Chronic Rhinitis In A Cat: A Feline Herpes Outcome

by Steve
(AZ)

This terrible condition called chronic rhinitis plagues my cat, which is most likely the result of feline herpes. What drugs are best for helping to combat nasal drip and congestion caused by chronic rhinitis that is caused by a) turbinate destruction b) aural polyp c) early stage nasal carcinoma? Nasal swab tests are negative for usual viruses and fungii.


This cat has had sneezing for years. He has in the last year developed an scc mass on his nose. He has an aural polyp. He has lately developed horner's syndrome with blood tinged secretions from one eye and sunken eye.
He also is doing alot of head shaking.

Antibiotics were helping with the nasal congestion which causes inappetance, but his current one is losing it's effectiveness. Cyproheptadine also helps with the congestion.

Can you suggest some possible drug combos that I can suggest to a vet (hard to find a good one here) that might a) dry up the congestion b) reduce any pain c) reduce inflammation of the nare. d) help his appetite
e)slow the progression of the nare mass which now bleeds weekly (he paws at it)


Dear Steve:

I am so sorry for your kitty's situation.


I can tell you what I would do in this case, but of course without actually seeing your kitty, you should discuss everything with your vet who has first-hand knowledge of the actual situation.

Actually, it sounds like the veterinary care is fairly complete. My additional thoughts are:

(1) Chronic rhinitis in cats is almost always due to early infection with a herpes virus. As you know, herpes cannot be cured and outbreaks occur from time to time. The treatment that seems to work best is antibiotics only when it's absolutely necessary because over years of treatment, resistance will develop. L-lysine is also given to cats with chronic rhinitis on a daily basis for the course of their lifetime. I have seen improvement with L-lysine and a decrease in the frequency of which antibiotics are required.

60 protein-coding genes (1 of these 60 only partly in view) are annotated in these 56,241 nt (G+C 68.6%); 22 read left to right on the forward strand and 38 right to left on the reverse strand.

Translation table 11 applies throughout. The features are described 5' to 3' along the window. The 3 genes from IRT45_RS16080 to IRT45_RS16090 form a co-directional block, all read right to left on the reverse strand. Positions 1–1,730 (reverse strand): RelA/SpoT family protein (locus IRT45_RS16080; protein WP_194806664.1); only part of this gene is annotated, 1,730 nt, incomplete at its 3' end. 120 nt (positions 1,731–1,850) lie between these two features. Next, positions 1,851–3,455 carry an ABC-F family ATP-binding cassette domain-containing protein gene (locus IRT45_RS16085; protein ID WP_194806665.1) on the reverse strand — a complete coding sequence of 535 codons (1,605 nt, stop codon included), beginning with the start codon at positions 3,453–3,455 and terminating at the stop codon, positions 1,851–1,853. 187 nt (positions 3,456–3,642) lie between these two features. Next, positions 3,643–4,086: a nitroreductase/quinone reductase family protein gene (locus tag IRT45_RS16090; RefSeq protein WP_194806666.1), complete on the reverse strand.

(2) You said in your email that swabs were negative for viruses and fungi. I assume bacterial cultures were also taken and probably were negative also if he was on antibiotics at the time. However, if aerobic and anaerobic bacterial cultures have not been performed, they should be.


(3) Aural polyps can occur secondary to chronic ear infections or chronic ear mites or the polyps can cause secondary infection, etc. Is your kitty strong enough and healthy enough otherwise to undergo surgical removal of the polyp? I only mention this because it sounds like the polyp is causing the most problem at the moment.

(4) I don't know if several different antibiotics have been used or the same one repeatedly. I have the most success with Clavamox, but if that has been used frequently, then trying to identify an appropriate one with a culture would be my first choice. If that is not productive, I like a Clavamox/Baytril combination or CefaTabs (or CefaDrops).

(5) Cyproheptadine is very appropriate for the situation and is the best thing for appetite stimulation.

(6) Steroids (prednisolone) has to be used cautiously, but I would most likely be prescribing that. There is so much inflammation associated with both the polyp and rhinitis. Prednisolone would help that as well as stimulate appetite and also slow the growth possibly of the mass.

However, I would definitely cover the immunosuppressive effects of the prednisolone with antibiotics.

(7) Is the squamous cell carcinoma unable to be excised completely? If there was any chance of that and he is ok for anesthesia, that could be considered and removal of the polyp at the same time.

(8) Humidifiers are also helpful.

Again, I cannot say these are absolutely the things to do for your kitty because I don't have first-hand knowledge of his physical condition. I hope though that I have given you some ideas to discuss with your veterinarian.

Good luck, Steve. My best wishes are with you and your cat. Feel free to write back any time.

Thank you,
Dr. Neely


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